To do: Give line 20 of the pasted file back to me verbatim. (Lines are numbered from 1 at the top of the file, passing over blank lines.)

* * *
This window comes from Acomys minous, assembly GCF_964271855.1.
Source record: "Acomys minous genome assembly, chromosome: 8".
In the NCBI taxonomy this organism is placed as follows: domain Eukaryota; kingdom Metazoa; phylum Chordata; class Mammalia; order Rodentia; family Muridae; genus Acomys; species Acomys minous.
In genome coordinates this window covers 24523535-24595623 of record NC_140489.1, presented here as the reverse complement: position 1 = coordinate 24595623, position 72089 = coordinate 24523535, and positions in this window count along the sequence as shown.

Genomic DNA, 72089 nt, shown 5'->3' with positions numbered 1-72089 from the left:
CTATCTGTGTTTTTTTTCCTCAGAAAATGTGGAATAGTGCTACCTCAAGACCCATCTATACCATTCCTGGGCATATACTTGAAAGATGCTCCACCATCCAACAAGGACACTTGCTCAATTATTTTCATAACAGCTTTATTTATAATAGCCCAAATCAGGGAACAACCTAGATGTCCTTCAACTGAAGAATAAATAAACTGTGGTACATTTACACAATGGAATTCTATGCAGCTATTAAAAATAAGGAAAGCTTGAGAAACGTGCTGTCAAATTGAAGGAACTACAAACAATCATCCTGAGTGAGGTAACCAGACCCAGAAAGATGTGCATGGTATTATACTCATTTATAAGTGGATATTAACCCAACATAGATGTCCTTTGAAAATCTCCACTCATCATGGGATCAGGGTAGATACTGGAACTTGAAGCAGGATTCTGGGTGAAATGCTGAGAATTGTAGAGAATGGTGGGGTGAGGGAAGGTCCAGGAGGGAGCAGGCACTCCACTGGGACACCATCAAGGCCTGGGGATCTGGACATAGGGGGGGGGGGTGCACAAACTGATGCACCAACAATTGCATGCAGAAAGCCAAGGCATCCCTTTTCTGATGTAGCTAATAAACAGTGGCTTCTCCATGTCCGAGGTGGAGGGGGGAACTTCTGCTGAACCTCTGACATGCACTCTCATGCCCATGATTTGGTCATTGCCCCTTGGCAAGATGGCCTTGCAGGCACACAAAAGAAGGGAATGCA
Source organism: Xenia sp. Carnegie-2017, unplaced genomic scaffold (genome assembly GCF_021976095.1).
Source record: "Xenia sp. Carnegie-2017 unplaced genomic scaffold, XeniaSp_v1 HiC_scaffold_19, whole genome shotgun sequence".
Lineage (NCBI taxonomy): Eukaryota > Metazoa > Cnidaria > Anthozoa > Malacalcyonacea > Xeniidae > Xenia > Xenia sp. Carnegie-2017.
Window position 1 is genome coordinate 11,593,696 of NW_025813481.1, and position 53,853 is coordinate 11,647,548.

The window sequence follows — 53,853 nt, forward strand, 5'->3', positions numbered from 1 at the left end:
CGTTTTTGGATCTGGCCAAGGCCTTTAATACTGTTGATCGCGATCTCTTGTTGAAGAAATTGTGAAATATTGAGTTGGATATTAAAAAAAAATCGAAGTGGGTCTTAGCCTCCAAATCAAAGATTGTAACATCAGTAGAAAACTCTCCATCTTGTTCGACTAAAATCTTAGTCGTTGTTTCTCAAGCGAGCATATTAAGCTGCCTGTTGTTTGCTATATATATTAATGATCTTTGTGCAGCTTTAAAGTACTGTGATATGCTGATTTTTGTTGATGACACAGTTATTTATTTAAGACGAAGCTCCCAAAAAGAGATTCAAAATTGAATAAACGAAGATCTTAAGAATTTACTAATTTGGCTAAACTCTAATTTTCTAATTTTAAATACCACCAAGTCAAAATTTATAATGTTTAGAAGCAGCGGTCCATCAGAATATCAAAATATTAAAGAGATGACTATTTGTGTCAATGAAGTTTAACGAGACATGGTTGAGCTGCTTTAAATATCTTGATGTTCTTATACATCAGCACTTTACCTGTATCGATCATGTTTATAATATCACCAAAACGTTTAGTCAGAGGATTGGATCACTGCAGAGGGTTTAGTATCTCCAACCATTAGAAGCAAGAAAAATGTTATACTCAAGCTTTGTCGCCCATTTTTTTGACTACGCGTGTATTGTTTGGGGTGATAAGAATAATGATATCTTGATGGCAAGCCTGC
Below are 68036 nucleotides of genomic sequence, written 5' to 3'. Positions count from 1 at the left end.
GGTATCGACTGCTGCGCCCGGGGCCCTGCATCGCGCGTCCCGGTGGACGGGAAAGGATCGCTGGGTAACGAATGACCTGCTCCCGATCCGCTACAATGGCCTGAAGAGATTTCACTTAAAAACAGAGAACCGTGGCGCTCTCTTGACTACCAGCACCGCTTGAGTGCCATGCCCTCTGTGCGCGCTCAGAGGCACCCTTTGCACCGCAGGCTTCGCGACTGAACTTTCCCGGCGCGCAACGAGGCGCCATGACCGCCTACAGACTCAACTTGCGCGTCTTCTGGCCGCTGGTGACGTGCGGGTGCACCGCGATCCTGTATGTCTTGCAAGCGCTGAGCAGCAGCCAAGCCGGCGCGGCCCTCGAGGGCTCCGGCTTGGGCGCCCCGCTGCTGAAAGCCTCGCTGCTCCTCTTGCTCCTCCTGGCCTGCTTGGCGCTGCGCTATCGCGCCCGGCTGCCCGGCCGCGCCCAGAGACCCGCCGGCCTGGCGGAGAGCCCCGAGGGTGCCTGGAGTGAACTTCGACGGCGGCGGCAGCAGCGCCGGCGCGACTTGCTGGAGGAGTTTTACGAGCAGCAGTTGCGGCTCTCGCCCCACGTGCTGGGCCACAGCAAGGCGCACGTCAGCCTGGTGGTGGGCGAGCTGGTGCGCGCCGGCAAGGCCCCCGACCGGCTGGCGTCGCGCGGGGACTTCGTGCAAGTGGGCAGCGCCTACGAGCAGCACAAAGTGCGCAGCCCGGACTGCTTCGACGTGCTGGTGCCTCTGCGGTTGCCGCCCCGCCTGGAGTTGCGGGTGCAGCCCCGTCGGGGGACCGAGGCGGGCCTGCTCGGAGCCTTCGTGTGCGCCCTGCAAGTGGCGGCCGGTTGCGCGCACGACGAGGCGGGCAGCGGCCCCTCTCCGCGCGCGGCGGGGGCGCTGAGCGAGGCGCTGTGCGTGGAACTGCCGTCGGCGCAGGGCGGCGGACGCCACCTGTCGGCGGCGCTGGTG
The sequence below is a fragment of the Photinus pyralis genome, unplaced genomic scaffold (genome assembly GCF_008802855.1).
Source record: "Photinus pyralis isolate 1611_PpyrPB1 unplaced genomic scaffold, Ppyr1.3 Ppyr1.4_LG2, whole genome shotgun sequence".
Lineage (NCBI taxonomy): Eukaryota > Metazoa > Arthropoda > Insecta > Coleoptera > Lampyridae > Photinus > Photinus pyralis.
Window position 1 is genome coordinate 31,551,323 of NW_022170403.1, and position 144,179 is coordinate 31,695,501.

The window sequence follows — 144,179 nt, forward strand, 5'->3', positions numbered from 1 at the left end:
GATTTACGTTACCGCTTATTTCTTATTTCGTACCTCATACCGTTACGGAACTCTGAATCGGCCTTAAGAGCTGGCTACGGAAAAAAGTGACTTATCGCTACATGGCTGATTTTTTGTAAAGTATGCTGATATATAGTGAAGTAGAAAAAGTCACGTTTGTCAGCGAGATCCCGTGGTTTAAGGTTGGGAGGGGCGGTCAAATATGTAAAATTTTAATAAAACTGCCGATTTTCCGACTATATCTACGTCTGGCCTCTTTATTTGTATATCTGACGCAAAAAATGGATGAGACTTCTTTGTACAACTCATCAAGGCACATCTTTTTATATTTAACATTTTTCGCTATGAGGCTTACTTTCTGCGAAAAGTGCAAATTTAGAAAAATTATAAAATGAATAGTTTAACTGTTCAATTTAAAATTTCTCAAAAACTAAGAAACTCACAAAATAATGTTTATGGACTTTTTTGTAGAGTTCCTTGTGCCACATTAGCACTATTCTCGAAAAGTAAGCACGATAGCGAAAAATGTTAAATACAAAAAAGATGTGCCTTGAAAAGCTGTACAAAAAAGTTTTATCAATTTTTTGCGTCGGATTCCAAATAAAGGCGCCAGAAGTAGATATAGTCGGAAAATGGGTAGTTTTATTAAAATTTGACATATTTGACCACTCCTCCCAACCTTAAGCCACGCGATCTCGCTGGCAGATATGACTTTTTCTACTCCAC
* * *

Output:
GATTTACGTTACCGCTTATTTCTTATTTCGTACCTCATACCGTTACGGAACTCTGAATCGGCCTTAAGAGCTGGCTACGGAAAAAAGTGACTTATCGCTACATGGCTGATTTTTTGTAAAGTATGCTGATATATAGTGAAGTAGAAAAAGTCACGTTTGTCAGCGAGATCCCGTGGTTTAAGGTTGGGAGGGGCGGTCAAATATGTAAAATTTTAATAAAACTGCCGATTTTCCGACTATATCTACGTCTGGCCTCTTTATTTGTATATCTGACGCAAAAAATGGATGAGACTTCTTTGTACAACTCATCAAGGCACATCTTTTTATATTTAACATTTTTCGCTATGAGGCTTACTTTCTGCGAAAAGTGCAAATTTAGAAAAATTATAAAATGAATAGTTTAACTGTTCAATTTAAAATTTCTCAAAAACTAAGAAACTCACAAAATAATGTTTATGGACTTTTTTGTAGAGTTCCTTGTGCCACATTAGCACTATTCTCGAAAAGTAAGCACGATAGCGAAAAATGTTAAATACAAAAAAGATGTGCCTTGAAAAGCTGTACAAAAAAGTTTTATCAATTTTTTGCGTCGGATTCCAAATAAAGGCGCCAGAAGTAGATATAGTCGGAAAATGGGTAGTTTTATTAAAATTTGACATATTTGACCACTCCTCCCAACCTTAAGCCACGCGATCTCGCTGGCAGATATGACTTTTTCTACTCCAC